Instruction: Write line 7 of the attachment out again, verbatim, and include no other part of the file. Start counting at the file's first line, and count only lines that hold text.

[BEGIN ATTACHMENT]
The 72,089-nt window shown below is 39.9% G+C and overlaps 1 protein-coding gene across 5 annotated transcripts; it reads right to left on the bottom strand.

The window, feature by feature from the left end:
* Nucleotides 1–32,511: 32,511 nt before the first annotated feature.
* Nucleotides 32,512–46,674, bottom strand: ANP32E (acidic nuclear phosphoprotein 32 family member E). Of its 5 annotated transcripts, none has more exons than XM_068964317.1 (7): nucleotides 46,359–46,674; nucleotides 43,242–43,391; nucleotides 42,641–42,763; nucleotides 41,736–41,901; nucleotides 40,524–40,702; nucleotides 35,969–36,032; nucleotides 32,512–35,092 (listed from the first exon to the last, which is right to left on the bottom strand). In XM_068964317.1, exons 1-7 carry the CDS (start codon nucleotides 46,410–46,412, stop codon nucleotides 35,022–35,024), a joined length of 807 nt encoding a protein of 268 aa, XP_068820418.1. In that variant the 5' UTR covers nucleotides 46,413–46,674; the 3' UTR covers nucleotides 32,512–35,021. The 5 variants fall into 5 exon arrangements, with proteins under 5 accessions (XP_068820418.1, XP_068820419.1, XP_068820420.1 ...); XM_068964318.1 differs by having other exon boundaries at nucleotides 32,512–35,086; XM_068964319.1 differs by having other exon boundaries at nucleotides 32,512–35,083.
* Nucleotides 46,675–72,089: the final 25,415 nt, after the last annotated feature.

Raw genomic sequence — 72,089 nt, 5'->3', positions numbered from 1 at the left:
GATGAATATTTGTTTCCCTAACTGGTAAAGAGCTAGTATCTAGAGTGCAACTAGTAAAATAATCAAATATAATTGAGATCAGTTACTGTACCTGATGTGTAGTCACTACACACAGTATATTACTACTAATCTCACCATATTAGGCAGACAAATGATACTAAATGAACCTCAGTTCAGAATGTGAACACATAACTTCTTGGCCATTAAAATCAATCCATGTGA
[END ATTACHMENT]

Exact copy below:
GATGAATATTTGTTTCCCTAACTGGTAAAGAGCTAGTATCTAGAGTGCAACTAGTAAAATAATCAAATATAATTGAGATCAGTTACTGTACCTGATGTGTAGTCACTACACACAGTATATTACTACTAATCTCACCATATTAGGCAGACAAATGATACTAAATGAACCTCAGTTCAGAATGTGAACACATAACTTCTTGGCCATTAAAATCAATCCATGTGA